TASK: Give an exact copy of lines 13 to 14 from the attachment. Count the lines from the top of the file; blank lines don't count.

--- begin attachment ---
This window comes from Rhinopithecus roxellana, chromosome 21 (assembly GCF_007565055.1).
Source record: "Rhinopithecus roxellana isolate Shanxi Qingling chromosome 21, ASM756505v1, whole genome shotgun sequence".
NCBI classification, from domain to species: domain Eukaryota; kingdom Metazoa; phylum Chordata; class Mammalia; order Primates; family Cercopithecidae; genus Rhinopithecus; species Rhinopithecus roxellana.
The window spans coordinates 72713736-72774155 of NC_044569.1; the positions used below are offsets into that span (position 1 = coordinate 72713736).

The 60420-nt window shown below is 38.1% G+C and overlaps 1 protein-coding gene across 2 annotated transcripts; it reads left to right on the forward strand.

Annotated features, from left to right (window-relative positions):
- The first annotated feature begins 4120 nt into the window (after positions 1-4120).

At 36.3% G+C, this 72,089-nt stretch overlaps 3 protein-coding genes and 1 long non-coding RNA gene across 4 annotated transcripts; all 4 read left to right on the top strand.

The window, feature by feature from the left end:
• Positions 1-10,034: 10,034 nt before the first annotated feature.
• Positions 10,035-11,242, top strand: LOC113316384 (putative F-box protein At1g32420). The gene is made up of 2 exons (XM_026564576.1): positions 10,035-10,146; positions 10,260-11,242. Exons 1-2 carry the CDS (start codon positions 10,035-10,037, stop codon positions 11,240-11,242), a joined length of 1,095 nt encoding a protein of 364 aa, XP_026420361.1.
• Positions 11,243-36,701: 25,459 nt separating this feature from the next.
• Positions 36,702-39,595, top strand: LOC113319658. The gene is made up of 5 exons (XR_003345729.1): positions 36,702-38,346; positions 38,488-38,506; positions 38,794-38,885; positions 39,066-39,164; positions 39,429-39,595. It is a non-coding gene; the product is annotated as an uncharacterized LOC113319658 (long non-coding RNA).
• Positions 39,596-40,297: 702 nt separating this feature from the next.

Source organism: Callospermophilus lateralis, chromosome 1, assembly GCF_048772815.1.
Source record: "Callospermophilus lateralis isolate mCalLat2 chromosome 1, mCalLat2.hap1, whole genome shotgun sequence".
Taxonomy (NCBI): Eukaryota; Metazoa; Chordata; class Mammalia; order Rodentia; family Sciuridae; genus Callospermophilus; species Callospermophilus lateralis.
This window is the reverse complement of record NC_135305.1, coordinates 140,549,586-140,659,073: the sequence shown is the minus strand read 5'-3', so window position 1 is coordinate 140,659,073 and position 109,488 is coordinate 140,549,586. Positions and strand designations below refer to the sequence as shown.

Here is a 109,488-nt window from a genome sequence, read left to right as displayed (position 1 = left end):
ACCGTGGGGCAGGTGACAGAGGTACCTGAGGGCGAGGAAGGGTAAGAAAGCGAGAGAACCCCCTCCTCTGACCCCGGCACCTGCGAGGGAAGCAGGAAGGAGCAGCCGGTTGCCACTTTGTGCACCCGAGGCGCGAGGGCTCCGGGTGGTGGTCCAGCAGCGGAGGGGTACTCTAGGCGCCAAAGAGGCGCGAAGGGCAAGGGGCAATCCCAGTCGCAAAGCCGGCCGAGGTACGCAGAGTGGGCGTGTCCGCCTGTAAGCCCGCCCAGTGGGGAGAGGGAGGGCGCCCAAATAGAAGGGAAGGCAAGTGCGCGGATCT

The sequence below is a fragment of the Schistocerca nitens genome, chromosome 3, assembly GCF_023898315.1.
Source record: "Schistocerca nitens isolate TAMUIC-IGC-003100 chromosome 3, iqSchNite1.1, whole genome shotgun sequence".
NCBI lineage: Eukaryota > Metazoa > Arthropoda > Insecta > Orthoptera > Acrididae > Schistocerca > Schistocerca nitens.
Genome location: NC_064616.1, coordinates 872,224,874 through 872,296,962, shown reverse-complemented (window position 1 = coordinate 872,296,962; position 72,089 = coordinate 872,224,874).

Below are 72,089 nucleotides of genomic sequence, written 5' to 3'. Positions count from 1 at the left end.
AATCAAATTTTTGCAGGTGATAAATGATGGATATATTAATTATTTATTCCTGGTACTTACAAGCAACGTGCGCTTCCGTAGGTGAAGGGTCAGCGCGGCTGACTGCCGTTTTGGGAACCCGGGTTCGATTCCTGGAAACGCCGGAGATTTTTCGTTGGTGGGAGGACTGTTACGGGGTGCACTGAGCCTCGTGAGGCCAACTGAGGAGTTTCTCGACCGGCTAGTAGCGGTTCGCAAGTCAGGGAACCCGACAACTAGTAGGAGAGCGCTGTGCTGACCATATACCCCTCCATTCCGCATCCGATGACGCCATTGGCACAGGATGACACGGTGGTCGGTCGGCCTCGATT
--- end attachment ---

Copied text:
• Positions 36,702-39,595, top strand: LOC113319658. The gene is made up of 5 exons (XR_003345729.1): positions 36,702-38,346; positions 38,488-38,506; positions 38,794-38,885; positions 39,066-39,164; positions 39,429-39,595. It is a non-coding gene; the product is annotated as an uncharacterized LOC113319658 (long non-coding RNA).
• Positions 39,596-40,297: 702 nt separating this feature from the next.